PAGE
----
This 1948 novel was one of the first adult books I read as a boy; remembering it fondly, I wanted to see how it stood up now. The brief answer: very well, although it shows its age. Such a book could never be published today, and in many ways that is a pity.
Nevil Shute Norway was an aircraft engineer by profession, and most of his novels (of which A TOWN LIKE ALICE is the best-known) touch to some degree on flying; in NO HIGHWAY, aircraft engineering is the entire background. The narrator, Dennis Scott, is head of a research department at the Royal Aircraft Establishment at Farnborough, England. One of his scientists, a rather unworldly widower named Theodore Honey, is convinced that Britain's latest transatlantic passenger aircraft, the Reindeer, is liable to catastrophic metal fatigue in the tail after so many hours' flying time, and convinces Scott that all Reindeers must be grounded before they approach that maximum. Unfortunately, two aircraft have already reached the danger point. One has recently crashed in a remote area of Labrador, and when Honey is sent out to investigate, he discovers he is traveling in the other one.
Shute's strength is that he writes what he knows, straightforwardly and without frills. He assumes that the reader will be interested in the technology, and in the bureaucratic procedures that Scott must go through to convince the appropriate agencies of the danger. It is true that some of Honey's theories sound kooky, to put it mildly, and it is hard to believe that time-to-fracture is as predictable as he makes out. But in 1954, six years after the book was published, Britain's Comet fleet, the world's first commercial passenger jet aircraft, suffered a series of fatal accidents that were ultimately put down to metal fatigue; the episode essentially ended Britain's domination of the transatlantic market. That era was about to change anyhow; one of the pleasures of the book is to go back before the jumbo jet, when transatlantic aircraft has to refuel at places like Gander in Newfoundland, and carried only a few dozen passengers in easy luxury.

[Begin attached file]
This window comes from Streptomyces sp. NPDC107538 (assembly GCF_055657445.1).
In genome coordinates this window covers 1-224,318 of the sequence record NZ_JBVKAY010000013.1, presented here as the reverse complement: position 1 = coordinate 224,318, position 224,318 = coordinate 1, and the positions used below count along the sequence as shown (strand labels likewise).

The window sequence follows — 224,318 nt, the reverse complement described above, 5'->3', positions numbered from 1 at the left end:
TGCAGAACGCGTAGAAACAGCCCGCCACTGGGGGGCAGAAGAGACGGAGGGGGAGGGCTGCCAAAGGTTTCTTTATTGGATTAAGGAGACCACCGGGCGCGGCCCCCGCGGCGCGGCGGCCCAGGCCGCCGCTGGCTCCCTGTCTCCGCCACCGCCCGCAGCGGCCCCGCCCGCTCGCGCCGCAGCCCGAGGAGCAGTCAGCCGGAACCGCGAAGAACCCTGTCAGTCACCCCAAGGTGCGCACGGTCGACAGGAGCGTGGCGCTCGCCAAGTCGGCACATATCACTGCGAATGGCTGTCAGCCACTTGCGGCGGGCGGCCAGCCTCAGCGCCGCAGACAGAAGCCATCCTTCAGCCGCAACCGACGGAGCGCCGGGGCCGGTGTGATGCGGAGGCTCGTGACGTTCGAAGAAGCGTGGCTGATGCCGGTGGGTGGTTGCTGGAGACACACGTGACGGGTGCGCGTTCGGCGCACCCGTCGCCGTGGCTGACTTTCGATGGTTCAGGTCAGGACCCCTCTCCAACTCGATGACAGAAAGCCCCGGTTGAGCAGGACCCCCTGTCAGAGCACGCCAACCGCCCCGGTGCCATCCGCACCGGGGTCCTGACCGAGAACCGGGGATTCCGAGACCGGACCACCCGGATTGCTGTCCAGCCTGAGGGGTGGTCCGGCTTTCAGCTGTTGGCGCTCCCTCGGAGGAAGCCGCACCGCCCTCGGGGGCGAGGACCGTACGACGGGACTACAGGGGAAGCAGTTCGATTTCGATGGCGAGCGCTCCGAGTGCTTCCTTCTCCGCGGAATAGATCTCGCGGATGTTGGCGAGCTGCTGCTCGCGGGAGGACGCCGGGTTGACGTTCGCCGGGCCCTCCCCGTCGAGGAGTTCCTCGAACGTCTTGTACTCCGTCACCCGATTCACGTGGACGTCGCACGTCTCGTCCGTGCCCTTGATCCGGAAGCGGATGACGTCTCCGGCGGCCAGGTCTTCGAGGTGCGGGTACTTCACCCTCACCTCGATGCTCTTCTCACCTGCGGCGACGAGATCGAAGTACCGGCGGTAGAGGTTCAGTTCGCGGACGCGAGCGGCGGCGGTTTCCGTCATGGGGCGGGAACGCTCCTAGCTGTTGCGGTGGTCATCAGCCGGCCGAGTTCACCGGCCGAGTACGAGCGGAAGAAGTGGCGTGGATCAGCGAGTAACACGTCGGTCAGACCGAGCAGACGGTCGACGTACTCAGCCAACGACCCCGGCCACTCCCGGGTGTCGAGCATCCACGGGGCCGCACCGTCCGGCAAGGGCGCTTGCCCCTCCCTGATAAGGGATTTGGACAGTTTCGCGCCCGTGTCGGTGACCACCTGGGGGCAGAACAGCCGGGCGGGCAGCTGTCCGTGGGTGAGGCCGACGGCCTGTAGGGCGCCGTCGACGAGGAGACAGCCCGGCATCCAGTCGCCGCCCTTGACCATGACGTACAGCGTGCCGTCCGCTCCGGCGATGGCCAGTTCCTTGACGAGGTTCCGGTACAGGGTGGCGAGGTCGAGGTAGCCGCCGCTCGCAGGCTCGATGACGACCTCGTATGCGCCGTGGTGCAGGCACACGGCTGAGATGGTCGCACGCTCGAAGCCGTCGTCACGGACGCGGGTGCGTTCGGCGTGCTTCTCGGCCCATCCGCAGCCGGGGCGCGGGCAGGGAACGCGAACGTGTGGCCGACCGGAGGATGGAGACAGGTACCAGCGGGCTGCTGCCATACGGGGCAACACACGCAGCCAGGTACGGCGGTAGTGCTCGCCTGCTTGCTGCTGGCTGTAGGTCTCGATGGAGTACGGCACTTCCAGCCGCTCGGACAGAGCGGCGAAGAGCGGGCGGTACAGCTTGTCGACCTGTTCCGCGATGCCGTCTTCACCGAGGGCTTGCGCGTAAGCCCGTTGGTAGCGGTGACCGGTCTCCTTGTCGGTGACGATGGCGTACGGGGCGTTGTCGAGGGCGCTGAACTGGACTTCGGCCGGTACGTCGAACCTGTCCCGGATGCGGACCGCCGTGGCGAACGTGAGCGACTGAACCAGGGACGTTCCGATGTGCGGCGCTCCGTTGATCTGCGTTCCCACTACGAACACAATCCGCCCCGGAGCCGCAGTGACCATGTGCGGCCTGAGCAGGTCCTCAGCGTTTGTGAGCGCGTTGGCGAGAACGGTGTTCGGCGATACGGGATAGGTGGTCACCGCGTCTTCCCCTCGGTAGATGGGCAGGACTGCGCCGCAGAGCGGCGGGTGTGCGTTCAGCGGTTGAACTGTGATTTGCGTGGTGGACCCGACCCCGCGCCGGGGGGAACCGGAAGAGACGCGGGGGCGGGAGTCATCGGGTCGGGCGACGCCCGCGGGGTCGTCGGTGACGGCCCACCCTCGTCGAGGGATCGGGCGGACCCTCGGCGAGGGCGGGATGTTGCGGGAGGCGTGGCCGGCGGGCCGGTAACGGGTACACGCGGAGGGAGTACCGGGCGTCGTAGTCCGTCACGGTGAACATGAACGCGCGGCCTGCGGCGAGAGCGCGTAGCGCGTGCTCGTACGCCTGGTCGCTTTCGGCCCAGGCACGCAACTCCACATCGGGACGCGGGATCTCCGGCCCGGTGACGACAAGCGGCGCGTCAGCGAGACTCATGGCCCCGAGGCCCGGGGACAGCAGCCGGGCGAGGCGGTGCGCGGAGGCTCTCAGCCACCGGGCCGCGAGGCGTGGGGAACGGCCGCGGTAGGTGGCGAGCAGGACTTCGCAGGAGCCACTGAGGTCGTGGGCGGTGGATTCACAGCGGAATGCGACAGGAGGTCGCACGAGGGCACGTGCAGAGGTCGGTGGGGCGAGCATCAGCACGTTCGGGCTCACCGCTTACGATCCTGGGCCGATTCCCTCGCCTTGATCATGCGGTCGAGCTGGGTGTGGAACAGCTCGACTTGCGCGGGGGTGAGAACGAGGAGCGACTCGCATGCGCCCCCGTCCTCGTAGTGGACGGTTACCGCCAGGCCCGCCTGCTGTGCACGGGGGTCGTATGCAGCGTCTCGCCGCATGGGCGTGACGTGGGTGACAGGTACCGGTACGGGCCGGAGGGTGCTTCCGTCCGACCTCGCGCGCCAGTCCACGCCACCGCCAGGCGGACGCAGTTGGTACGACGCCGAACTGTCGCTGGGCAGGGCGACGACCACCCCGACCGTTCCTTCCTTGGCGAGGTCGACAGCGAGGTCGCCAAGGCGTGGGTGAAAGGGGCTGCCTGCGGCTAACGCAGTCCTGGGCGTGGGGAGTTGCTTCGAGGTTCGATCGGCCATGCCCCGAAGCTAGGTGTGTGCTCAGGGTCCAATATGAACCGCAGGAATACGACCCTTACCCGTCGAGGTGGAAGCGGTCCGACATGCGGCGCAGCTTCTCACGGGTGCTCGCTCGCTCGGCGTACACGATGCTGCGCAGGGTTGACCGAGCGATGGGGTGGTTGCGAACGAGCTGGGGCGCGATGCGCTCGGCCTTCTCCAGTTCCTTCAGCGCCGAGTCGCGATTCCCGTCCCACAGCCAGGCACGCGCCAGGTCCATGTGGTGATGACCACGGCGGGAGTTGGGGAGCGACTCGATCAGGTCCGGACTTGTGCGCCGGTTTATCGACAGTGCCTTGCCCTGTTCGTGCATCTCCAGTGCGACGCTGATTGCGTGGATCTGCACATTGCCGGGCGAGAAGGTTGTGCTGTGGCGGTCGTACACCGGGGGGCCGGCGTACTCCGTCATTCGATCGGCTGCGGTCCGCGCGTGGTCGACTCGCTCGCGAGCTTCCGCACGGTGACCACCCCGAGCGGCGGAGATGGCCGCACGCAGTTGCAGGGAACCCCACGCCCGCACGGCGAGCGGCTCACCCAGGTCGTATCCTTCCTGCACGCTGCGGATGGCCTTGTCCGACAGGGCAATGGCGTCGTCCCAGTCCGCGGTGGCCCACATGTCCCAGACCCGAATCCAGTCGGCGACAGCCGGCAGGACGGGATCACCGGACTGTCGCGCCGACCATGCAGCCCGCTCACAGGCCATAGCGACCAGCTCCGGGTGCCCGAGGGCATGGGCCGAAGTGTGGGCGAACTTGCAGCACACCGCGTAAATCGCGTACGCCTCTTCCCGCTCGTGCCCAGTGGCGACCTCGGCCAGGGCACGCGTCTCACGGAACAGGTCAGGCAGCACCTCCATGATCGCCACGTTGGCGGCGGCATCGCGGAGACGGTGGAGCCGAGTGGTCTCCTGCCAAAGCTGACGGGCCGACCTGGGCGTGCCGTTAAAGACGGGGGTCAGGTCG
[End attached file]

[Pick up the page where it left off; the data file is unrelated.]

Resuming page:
NO HIGHWAY is also a heart-warming love story. This requires some suspension of contemporary cynicism, for Shute's character painting (especially his women, often referred to as "girls") now seems rather simplistic, in common with many of the popular writers of his generation. They don't write them like that any more -- with one notable exception: I suspect that the popularity of Alexander McCall Smith (author of THE SUNDAY PHILOSOPHY CLUB) is precisely because he too writes in the simple emotional terms of his boyhood reading. If you want Smith's warmth applied to more boyish subjects, you might do worse than look into Shute.